Cold back is a term used to describe a horse that displays behaviours or has symptoms indicating back pain. Many horses considered to be ‘cold backed’ respond to saddle pressure by dipping or raising their backs. Horses may show symptoms when the saddle is initially put on or the rider first mounts and then after the back muscles warm up symptoms disappear.
It is thought that the acute reaction seen in cold-backed horses is caused by stimulation of sensitive nerve endings. Such stimulation may be caused by an ill fitting saddle or stretching of immobile or injured tissue.
Can Equissage help?
Yes it can.
However it is important in the first instance to eliminate any obvious causes due to the saddle, chiropractic issues (such as Kissing Spine), soreness triggered by a rider sitting inaccurately over a period of time, incorrect muscle development, etc. Even when all possible causes have been ruled out, some horses remain "cold backed" due to increased sensitivity in the saddle area. By using Equissage to thoroughly warm the muscles of the back prior to being ridden the well-known manifestation of the horse instantly rounding its back when mounted can effectively be ruled out. Even though such horses are routinely lunged prior to being mounted to help release tension and stretch the muscles, this does not always prevent a tentative few moments under saddle as some horses do not relax enough for this to be of benefit. However Equissage has the advantage of reaching much deeper into the body and so having a positive effect on the secondary layer of muscles as opposed to just having an effect on the superficial layer, it builds up uniform heat throughout the muscles as well as working on all the muscles as a whole so that generally the horse is more loose and relaxed - all without any weight initially being placed on the back.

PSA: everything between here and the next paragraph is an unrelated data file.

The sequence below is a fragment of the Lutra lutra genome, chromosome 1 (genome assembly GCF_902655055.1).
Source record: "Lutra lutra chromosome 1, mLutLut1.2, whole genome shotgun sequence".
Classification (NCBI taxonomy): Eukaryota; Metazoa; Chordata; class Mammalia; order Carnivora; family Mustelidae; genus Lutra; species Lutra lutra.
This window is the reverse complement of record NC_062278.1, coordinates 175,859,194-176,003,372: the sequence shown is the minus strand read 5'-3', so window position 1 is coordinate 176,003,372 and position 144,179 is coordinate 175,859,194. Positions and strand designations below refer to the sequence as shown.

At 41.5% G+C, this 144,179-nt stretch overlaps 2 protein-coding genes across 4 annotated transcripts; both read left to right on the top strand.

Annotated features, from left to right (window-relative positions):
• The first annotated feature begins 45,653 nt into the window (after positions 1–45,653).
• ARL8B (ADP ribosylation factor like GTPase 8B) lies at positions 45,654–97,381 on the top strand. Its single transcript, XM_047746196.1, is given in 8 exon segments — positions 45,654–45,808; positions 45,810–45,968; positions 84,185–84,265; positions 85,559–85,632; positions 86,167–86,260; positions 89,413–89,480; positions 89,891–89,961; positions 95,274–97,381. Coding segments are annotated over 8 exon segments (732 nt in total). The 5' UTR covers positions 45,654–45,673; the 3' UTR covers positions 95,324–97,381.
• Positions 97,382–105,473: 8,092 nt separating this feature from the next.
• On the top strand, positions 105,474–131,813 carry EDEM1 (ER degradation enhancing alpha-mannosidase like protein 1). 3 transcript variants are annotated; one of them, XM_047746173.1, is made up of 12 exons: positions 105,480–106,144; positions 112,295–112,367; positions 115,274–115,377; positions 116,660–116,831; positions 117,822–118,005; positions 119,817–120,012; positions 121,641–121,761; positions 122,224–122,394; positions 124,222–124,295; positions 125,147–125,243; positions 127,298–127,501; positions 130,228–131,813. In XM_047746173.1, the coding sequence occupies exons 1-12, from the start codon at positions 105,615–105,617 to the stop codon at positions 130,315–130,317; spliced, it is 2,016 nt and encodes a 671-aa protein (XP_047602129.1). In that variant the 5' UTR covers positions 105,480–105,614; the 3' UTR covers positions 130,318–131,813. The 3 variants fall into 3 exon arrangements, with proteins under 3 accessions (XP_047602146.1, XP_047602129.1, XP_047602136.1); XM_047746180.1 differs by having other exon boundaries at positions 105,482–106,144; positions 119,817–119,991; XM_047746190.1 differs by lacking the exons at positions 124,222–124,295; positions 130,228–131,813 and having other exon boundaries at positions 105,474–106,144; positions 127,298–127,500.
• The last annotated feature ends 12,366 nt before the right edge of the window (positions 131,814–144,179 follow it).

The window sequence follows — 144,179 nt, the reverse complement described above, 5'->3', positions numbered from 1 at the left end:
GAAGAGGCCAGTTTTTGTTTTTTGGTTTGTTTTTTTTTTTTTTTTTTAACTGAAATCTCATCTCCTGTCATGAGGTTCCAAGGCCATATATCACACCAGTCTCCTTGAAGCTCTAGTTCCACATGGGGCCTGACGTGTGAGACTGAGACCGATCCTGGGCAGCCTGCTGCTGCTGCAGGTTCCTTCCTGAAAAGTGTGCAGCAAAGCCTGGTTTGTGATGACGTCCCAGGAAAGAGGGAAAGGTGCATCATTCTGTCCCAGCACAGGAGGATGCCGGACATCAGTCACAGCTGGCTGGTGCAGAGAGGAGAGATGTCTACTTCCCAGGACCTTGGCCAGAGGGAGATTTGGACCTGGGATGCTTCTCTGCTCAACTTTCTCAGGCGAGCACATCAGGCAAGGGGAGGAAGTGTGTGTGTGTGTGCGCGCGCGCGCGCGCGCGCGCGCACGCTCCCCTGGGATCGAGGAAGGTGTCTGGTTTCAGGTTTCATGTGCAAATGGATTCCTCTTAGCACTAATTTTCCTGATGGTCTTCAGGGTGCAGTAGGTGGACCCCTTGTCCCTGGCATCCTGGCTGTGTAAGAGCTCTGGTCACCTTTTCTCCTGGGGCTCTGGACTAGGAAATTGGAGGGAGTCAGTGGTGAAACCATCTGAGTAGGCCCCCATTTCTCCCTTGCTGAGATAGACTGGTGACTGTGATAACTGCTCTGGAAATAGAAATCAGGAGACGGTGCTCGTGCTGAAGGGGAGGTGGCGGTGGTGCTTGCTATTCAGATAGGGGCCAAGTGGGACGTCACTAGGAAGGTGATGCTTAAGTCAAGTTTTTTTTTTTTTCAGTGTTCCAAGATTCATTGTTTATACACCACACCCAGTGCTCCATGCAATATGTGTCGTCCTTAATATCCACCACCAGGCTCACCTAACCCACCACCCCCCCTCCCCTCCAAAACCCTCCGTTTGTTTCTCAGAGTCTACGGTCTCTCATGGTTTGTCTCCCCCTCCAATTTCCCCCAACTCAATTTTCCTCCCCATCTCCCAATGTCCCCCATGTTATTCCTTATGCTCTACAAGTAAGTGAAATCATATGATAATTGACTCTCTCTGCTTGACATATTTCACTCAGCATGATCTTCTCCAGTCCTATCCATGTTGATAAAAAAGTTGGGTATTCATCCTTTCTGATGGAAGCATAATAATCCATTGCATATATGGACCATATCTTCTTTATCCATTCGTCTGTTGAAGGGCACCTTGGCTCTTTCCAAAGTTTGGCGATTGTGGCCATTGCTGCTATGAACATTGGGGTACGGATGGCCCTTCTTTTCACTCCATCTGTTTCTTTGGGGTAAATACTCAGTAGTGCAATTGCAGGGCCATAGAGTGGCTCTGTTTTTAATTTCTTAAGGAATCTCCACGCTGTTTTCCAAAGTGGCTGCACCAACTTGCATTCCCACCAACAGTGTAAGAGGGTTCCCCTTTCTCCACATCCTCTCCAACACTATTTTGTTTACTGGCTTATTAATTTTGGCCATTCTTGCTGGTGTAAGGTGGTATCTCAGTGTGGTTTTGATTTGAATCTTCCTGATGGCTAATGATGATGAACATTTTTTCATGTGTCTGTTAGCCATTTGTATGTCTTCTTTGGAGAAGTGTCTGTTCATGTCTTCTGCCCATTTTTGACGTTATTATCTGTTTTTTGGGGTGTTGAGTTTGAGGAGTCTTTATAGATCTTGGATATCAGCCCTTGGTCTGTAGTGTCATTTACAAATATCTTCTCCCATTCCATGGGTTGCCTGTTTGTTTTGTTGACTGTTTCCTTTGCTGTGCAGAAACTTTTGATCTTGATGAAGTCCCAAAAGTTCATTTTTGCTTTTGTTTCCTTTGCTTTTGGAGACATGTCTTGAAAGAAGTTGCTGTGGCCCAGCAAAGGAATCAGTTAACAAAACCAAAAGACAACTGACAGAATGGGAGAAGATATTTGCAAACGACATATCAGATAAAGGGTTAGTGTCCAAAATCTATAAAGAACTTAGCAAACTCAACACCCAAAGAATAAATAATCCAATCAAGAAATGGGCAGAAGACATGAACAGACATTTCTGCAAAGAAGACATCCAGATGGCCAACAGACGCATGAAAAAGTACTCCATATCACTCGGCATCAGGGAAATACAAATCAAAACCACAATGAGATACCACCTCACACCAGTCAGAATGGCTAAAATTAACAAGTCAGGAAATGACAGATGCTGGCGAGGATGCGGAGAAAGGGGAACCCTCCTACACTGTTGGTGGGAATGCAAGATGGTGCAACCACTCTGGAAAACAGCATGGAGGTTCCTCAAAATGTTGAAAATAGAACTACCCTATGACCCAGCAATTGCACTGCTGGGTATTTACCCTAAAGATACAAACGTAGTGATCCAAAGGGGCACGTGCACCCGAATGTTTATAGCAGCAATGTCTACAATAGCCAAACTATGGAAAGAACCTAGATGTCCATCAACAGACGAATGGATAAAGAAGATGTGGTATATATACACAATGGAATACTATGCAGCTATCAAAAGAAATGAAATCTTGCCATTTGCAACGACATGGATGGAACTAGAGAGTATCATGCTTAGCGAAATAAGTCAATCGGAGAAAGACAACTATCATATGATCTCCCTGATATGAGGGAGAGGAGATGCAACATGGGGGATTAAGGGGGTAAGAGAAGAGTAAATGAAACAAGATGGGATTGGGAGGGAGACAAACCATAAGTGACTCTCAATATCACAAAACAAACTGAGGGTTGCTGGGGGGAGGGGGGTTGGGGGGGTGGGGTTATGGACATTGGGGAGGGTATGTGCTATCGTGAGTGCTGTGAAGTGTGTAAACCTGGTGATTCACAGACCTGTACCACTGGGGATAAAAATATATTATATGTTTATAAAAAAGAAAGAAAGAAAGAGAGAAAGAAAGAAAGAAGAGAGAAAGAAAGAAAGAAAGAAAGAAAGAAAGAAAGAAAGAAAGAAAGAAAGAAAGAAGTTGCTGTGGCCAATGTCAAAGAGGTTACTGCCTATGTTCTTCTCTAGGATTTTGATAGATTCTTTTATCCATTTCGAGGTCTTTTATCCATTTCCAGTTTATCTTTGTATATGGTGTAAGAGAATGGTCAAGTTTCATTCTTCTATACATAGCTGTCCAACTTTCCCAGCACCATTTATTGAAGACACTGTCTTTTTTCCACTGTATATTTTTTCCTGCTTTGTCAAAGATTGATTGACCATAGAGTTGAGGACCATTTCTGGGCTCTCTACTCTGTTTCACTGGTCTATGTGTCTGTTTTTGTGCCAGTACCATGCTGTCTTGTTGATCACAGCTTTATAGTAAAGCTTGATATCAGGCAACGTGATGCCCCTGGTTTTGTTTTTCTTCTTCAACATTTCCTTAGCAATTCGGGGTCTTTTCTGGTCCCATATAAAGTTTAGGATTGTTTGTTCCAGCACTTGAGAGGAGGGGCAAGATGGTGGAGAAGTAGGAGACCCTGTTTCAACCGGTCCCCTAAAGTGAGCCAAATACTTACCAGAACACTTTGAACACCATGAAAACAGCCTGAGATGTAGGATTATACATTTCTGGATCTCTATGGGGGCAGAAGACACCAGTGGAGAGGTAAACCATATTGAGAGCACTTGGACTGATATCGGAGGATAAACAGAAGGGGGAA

A routine 20 minute application (medium or higher setting if the horse will allow) to act as a preliminary warm-up prior to the horse being tacked up is all that is required to manage this condition. As it is muscle that is the target area, then a higher setting will be of more benefit so as to provide a thoroughly therapeutic massage.
Point to note:
After working the horse or at the end of a hack, be sure to allow a few minutes walking on a long rein encouraging the horse to stretch and relax its back muscles - which of course is all part of a good management routine anyway.